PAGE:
I have been reflecting on my recent days spent with architecture students at their annual leadership conference – AIAS Grassroots held July 24-27 in Washington DC – and I am happy to report there is much optimism with the next generation of our profession’s leaders. It is important for us practitioners and academics to remember not to squash that optimism in our efforts to “educate” them about the realities of practice. While we certainly want them to enter the profession with their eyes wide open, we also want to make sure that they remain hopeful and enthusiastic about their desire to make change in the built environment and in their communities.
My two sessions in the Career Track were on Mentoring and Job Search; and for both I emphasized the need to develop strong networks. I encouraged them to share resources and best practices amongst their respective chapters but also to reach out to their alumni, their local AIA chapter and their professional community at large.
While I provided specific examples of how to structure their cover letters, resumes, and work samples; I also impressed upon them the importance of choosing their firms to match their values. I reminded them that interviewing was a two-way street; and that it was just important to learn about a firm’s culture, commitment to mentorship and career development as it was to demonstrate the skills and talents they would bring to a firm.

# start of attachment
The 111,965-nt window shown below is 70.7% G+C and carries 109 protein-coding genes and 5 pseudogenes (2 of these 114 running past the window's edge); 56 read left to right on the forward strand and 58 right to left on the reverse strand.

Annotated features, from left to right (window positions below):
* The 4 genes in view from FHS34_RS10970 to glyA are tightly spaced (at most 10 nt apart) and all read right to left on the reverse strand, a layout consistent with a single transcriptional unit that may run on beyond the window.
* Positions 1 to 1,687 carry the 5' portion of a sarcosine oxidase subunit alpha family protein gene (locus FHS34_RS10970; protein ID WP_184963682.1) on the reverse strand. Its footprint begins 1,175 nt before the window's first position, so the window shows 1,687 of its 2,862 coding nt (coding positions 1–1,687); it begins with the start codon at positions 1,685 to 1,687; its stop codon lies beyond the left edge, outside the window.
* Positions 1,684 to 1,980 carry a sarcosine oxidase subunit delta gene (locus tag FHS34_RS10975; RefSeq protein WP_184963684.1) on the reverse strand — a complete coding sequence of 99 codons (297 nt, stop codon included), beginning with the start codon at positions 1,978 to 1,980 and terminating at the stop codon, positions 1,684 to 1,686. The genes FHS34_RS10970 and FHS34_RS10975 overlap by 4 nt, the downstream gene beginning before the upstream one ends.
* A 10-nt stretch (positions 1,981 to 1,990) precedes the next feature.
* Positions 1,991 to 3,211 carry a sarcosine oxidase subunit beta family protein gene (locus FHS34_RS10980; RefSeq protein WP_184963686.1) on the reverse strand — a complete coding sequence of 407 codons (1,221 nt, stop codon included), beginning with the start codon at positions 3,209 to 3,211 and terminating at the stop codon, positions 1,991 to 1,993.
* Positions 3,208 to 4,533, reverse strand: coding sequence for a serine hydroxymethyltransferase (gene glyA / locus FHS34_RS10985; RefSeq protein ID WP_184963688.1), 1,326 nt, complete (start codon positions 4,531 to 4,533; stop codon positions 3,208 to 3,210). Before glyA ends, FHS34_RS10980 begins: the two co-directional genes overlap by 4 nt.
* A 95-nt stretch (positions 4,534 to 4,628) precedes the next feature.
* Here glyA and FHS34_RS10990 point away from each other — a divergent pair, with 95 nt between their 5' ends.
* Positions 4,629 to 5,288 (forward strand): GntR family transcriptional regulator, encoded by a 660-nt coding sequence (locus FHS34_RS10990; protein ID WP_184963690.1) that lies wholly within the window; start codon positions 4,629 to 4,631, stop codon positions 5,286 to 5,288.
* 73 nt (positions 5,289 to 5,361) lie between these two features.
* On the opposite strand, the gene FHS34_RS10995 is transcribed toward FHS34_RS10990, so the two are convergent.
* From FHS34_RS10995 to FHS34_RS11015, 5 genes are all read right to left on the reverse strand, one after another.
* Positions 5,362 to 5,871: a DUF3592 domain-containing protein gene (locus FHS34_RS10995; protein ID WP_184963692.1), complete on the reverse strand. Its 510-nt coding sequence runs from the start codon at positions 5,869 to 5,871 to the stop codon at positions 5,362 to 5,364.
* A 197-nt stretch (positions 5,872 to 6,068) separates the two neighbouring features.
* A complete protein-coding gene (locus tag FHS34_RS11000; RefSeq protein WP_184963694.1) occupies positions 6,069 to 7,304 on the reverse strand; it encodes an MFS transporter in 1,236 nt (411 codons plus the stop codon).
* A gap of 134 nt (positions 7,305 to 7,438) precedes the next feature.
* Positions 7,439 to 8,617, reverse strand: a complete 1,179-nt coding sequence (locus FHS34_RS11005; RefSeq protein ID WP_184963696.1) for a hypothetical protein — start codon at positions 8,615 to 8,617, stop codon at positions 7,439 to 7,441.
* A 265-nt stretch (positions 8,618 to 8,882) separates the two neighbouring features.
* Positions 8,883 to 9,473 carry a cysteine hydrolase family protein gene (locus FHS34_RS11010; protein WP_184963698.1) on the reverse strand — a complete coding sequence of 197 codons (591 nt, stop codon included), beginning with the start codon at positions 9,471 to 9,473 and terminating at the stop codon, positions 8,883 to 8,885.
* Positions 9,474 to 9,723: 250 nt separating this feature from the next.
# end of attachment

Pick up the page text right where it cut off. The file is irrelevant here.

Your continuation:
In conducting my third session - Speed Mentoring, I learned that in Sacramento, CA the local AIA chapter has a robust mentoring program that starts out with a Speed Mentoring session. It’s always fun to hear how another AIA Chapter is utilizing Speed Mentoring. They even have a tool kit if you’d like to start one in your locale.
There were lots of stories shared and connections made. Saw old friend’s like Lee Waldrep (who led two other sessions in the Career Track) and established new friendships with Elizabeth Chu Richter (the national President of AIA – who I think is going to be my MINTY). All in all, it was a good Grassroots – glad to have been invited to participate.
*An Associate at Schemata shared that her friend had a role model she called her MINTY (“Me IN Twenty Years”).